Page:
The vegetable garden at the First Presbyterian Church of La Grange lines the north side of the church parking lot on Wednesday September 13. 2023 | Todd Bannor

The First Presbyterian Church in La Grange helps combat food insecurity in Brookfield with its Grace Garden.

It supplies its fruit and vegetables only to local food banks. The Share Food Share Love Food Pantry is its biggest recipient.

First Presbyterian started gardening 10 years ago and only supplied to the First Baptist Church of La Grange. 

At that time, Grace Seeds Ministry, a nonprofit, reached out to the First Presbyterian Church and asked if they would be willing to grow food to supply food local pantries. The need for meals locally is great. According to Feeding America, the food insecurity rate for Cook County is 9.2%

The church agreed. Volunteers started to use a square-foot gardening method to grow more harvest to meet the demands of the community. The square-foot gardening method is a type of raised-bed gardening method that permits one to plant in 4×4-foot blocks instead of traditional rows. Different crops are planted in different blocks according to their size.

There are seven members of the team that work year-round organizing the seeds.  The First Presbyterian Church also works with children at the church and the kids help with planting the seeds in March.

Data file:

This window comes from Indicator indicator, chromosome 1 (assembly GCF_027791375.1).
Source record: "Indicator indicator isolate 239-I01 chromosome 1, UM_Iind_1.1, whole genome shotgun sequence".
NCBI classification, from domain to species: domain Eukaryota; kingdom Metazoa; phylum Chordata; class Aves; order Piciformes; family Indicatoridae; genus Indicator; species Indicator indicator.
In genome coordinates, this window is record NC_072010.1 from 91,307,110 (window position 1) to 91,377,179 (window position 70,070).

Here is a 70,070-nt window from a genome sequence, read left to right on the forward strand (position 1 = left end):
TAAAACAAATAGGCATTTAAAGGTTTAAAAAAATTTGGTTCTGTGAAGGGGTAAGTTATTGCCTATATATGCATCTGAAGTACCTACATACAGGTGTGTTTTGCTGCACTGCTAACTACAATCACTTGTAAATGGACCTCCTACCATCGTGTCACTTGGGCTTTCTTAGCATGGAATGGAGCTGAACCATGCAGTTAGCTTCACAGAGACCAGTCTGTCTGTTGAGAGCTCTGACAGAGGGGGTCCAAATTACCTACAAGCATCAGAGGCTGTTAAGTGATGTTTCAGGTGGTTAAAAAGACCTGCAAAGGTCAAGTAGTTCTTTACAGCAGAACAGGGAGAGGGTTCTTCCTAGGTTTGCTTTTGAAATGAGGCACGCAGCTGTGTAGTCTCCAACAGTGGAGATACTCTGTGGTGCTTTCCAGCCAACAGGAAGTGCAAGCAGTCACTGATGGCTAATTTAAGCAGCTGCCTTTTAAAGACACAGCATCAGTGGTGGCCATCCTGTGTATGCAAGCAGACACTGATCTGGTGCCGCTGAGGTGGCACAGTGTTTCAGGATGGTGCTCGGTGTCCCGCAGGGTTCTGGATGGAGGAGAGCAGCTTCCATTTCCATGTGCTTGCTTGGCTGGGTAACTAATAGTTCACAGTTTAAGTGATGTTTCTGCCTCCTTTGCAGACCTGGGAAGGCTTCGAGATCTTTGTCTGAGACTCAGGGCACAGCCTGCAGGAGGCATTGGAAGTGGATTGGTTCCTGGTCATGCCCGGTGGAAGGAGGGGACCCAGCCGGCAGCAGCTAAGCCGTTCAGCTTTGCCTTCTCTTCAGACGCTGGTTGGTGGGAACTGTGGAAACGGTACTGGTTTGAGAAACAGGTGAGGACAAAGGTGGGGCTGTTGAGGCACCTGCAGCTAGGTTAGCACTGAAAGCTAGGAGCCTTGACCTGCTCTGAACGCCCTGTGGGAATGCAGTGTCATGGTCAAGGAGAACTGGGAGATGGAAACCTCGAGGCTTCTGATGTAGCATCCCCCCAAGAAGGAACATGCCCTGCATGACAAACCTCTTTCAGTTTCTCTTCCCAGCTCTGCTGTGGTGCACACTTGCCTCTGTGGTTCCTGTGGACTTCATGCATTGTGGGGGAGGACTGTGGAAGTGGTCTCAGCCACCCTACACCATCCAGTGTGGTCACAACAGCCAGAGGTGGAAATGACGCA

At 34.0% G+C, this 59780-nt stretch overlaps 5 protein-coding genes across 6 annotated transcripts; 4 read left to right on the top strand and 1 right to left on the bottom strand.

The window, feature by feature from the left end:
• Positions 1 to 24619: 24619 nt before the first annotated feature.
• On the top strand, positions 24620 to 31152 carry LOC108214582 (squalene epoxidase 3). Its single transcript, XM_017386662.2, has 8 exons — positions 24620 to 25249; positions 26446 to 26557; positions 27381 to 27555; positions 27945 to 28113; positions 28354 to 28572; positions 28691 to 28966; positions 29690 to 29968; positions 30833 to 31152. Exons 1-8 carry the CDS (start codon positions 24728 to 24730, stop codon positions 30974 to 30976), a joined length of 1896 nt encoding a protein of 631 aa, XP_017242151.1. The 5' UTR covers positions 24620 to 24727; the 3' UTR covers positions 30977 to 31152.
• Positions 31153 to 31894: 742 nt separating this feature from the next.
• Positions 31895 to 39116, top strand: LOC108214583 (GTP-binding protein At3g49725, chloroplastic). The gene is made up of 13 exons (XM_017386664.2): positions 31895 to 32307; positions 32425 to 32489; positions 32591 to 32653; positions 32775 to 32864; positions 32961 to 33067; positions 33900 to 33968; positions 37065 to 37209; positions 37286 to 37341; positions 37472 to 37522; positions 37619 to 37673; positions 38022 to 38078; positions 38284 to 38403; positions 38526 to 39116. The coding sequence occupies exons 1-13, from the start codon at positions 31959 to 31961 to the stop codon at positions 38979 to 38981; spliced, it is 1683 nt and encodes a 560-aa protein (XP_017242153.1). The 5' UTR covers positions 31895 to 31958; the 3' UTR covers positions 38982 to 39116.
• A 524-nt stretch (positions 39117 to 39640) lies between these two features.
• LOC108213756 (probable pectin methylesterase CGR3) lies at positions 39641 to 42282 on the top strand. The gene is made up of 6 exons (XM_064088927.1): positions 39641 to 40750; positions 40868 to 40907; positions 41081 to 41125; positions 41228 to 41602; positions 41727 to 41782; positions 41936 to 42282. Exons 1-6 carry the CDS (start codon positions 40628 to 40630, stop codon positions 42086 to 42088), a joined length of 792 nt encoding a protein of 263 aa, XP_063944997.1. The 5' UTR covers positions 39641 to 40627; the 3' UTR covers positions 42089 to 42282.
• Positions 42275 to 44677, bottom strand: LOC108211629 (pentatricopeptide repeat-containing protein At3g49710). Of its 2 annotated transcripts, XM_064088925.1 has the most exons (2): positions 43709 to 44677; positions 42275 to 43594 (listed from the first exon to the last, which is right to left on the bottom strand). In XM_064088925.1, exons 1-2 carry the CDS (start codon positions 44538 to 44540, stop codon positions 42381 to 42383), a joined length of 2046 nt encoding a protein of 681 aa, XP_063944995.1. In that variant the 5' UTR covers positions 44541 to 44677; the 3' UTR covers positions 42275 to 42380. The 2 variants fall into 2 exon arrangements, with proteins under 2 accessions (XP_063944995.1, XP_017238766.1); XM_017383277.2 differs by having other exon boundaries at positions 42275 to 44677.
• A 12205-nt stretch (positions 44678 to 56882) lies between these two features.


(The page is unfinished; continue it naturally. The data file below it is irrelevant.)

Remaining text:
Olivia Hein, a member of First Presbyterian Church of La Grange, works alongside a team of volunteers on the church’s 10 raised garden beds they have created.

“When the pandemic came, I started to become involved in this church when food insecurity skyrocketed,” she said.

The garden is harvested on Tuesday mornings and gives its food to the Share Food Share Love Food Pantry for its Tuesday evening pantry pickups, as well as harvest on Friday evenings for their Saturday morning pantry pick up. 

“Since we harvest so much for the month of August, we search online what other pantries are open that we can deliver to,” Hein said. 

Hein emphasizes this is a great way to help those in need while providing a hands-on approach of growing and giving food. When it came to naming the garden the team really liked the name Grace as they thought it was welcoming and projected the values of love, kindness and everyone is welcomed. 

The month of August is when The Grace Garden yields its biggest harvest of the season. 

“In the month of August, we try to give the food to the pantries on the day we harvest them so customers are getting the most fresh organic produce as possible,” Hein said.

“The food we produce is all organic. The soil is organic. It is not only a service to the community but we also try to care for all of the earth. It is an overarching philosophy,” she added.